A blonde actor with All-American good looks and a charming screen presence, Bryce Johnson headed for Hollywood at age 19, determined to make it in show business. With only community college acting classes to his credit, he picked up odd jobs, acted in student films and enrolled at Pasadena's American Academy of Dramatic Arts. Not long after, in 1999, he succeeded in his quest and made his screen debut in the MTV soap "Undressed," an at once steamy and silly program in the network's late night lineup. He next was cast in "Saving Graces," a sitcom for The WB that didn't pass the pilot stage. That same year "Popular" began airing on the network with Johnson as one of the stars of the high school-set comedy-drama's ensemble cast. Playing Josh Ford, a popular golden boy with a beautiful cheerleader girlfriend (Leslie Bibb), a coveted spot on the football team and seemingly perfect existence, Johnson brought added dimension to his character. He portrayed Josh as the oblivious nice guy, a hit on the social circuit who doesn't revel in so much as not notice the class structure of high school. Johnson made the most of Josh's human weaknesses, giving the character a realistically resigned reaction to his unsupportive family and distracted girlfriend. Through Johnson's portrayal, audiences were won over by Josh's genuineness, and supported his decision to put aside football for the drama club and his forays into unpopular territory even when his girlfriend and best friend (Ron Lester) didn't.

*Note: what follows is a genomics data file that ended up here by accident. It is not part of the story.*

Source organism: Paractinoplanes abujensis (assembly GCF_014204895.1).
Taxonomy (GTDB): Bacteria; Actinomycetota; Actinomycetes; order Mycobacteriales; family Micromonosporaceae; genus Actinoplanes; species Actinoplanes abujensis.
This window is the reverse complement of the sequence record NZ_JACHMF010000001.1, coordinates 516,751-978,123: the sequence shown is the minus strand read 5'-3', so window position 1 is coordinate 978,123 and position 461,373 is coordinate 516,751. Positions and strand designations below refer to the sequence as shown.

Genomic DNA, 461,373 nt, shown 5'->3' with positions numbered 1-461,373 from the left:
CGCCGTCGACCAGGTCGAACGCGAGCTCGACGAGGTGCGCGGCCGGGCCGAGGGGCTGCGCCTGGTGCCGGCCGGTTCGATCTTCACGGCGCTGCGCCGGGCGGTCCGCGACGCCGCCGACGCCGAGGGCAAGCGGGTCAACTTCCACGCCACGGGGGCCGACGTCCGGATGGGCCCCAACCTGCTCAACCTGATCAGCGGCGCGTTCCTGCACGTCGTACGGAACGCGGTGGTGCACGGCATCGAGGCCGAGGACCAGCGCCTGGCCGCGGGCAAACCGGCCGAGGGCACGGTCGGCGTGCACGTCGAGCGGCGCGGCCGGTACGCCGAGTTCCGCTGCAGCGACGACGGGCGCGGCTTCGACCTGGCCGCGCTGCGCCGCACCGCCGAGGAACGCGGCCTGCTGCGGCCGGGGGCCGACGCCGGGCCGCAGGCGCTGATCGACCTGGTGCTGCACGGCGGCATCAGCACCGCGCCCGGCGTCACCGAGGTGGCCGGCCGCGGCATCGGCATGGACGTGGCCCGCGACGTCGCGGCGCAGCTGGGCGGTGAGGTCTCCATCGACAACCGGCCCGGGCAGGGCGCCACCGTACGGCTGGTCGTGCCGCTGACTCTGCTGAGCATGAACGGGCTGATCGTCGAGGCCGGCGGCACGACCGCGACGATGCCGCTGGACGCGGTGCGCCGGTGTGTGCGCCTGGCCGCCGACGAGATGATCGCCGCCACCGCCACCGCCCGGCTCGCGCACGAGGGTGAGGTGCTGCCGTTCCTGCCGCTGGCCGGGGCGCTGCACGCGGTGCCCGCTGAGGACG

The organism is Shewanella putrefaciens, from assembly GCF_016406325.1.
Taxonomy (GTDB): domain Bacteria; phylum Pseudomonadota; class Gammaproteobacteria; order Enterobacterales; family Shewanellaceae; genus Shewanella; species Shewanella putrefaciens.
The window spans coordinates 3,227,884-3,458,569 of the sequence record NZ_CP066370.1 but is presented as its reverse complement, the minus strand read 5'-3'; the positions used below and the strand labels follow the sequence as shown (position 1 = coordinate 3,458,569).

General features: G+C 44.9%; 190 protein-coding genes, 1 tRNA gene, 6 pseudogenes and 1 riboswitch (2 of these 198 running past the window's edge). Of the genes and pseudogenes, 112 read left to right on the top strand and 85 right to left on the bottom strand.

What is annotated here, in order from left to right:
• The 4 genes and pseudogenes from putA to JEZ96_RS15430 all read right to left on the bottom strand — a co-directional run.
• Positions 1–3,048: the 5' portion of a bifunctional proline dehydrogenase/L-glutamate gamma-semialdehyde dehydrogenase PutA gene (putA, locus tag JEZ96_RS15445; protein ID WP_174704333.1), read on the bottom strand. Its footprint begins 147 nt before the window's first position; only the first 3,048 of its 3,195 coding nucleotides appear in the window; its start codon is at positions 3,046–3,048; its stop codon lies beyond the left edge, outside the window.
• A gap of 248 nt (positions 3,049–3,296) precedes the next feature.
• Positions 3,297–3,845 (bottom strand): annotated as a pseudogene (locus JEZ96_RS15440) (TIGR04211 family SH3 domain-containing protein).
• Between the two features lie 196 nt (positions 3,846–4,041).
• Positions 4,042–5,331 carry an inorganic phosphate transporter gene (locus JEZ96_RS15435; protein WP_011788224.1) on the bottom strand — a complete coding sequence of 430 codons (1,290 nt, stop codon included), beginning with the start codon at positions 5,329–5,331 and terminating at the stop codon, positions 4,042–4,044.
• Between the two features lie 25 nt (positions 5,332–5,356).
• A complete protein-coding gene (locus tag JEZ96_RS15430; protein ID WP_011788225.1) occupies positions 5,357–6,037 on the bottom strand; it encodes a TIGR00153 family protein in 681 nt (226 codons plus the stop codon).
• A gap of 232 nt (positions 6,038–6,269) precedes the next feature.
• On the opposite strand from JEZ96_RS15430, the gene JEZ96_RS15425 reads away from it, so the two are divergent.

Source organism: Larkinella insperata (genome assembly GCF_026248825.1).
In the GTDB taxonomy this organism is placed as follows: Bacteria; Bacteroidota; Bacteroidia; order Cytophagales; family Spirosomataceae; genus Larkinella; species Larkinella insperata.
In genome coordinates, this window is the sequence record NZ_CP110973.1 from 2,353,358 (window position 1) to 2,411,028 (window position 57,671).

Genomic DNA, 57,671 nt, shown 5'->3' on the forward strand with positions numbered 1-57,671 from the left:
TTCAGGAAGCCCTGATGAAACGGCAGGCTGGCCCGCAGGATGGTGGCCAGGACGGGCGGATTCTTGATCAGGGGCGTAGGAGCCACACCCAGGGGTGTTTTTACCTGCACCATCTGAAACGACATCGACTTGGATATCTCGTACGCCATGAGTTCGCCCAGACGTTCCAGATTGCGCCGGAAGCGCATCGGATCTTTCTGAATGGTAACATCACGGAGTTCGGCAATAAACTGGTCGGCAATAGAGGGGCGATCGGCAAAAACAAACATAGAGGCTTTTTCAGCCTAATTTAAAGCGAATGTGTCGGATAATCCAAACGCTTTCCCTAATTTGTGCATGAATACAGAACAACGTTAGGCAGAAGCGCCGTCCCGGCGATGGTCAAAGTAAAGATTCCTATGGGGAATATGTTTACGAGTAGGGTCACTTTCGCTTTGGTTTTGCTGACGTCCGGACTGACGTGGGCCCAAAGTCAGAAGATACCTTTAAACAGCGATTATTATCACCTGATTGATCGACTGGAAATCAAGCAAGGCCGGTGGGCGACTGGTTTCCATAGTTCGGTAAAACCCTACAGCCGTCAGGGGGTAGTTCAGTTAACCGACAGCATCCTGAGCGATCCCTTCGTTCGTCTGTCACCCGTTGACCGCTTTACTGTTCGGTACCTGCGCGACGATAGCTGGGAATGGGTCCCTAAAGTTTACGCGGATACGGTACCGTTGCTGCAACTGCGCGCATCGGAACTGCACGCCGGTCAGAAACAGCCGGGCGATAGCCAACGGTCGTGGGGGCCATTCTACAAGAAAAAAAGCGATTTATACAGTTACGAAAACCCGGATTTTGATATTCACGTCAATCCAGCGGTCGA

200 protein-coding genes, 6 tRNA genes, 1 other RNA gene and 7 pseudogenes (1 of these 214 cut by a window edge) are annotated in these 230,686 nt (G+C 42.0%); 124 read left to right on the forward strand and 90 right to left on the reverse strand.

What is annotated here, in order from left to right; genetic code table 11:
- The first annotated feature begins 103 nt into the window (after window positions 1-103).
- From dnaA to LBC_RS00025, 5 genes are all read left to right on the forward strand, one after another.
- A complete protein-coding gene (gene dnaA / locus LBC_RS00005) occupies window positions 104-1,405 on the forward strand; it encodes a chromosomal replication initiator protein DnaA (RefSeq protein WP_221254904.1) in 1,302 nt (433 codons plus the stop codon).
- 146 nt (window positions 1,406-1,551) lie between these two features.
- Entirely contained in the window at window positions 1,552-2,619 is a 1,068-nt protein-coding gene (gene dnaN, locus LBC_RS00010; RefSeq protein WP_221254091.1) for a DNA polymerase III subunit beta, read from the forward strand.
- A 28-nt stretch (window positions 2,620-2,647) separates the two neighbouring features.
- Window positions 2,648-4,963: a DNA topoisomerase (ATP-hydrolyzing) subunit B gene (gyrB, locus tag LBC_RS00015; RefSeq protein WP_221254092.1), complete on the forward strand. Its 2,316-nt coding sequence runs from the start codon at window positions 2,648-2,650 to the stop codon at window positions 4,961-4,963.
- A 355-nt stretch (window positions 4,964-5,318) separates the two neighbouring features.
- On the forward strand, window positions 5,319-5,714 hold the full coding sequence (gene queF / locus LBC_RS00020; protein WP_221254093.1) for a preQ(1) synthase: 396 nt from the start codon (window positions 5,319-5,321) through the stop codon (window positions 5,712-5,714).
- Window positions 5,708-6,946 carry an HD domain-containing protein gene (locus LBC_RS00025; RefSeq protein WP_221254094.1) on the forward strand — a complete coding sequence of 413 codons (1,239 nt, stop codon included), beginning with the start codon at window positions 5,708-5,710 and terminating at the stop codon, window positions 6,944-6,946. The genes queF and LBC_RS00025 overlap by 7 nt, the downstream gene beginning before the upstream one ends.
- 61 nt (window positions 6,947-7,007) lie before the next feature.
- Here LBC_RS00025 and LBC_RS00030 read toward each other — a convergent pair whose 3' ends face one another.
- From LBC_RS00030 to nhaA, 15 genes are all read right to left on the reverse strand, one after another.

Cast (Feature Film)
Moved to Denver with his mother following parents' divorce (date approximate)
At age 19, left Iowa for Hollywood (date approximate)
Made TV acting debut on the MTV latenight serial "Undressed"
Starred in the pilot "Saving Graces" for The WB; show not picked up as a series
Co-starred as Josh Ford, a golden boy with a heart to match, on the high school-set comedy-drama "Popular" (The WB)
Starred in the thriller "The Skulls III"
Starred in Christopher Münch's "Harry and Max" about two brother, both teen idols, who come to terms with their dysfunctional family past
Co-starred in Bob Goldthwait's "Sleeping Dogs Lie"